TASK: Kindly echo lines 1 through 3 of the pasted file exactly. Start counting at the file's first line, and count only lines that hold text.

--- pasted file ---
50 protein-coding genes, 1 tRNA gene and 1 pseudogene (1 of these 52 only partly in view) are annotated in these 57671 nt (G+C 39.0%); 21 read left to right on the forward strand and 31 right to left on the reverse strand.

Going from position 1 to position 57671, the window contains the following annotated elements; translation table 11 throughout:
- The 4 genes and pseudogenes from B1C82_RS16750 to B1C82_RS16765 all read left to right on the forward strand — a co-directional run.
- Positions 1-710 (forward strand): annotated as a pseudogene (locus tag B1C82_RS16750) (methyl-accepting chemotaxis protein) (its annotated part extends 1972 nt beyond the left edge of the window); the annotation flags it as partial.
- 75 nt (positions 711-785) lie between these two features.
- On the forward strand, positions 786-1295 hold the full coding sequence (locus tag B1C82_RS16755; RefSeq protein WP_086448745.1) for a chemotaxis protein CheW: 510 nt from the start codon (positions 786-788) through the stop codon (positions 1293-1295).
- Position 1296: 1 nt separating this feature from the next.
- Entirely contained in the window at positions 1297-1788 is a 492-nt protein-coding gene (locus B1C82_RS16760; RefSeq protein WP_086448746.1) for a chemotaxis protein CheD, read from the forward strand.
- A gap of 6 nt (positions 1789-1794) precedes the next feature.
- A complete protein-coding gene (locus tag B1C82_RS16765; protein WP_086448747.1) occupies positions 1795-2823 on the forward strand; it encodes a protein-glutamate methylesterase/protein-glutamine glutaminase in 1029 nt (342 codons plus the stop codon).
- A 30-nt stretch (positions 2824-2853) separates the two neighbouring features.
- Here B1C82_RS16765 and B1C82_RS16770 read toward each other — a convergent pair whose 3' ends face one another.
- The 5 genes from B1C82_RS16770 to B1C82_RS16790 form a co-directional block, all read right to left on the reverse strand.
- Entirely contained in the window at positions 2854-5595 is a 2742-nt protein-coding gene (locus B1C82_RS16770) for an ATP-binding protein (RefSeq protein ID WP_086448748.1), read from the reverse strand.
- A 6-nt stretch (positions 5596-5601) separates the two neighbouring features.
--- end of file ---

50 protein-coding genes, 1 tRNA gene and 1 pseudogene (1 of these 52 only partly in view) are annotated in these 57671 nt (G+C 39.0%); 21 read left to right on the forward strand and 31 right to left on the reverse strand.

Going from position 1 to position 57671, the window contains the following annotated elements; translation table 11 throughout:
- The 4 genes and pseudogenes from B1C82_RS16750 to B1C82_RS16765 all read left to right on the forward strand — a co-directional run.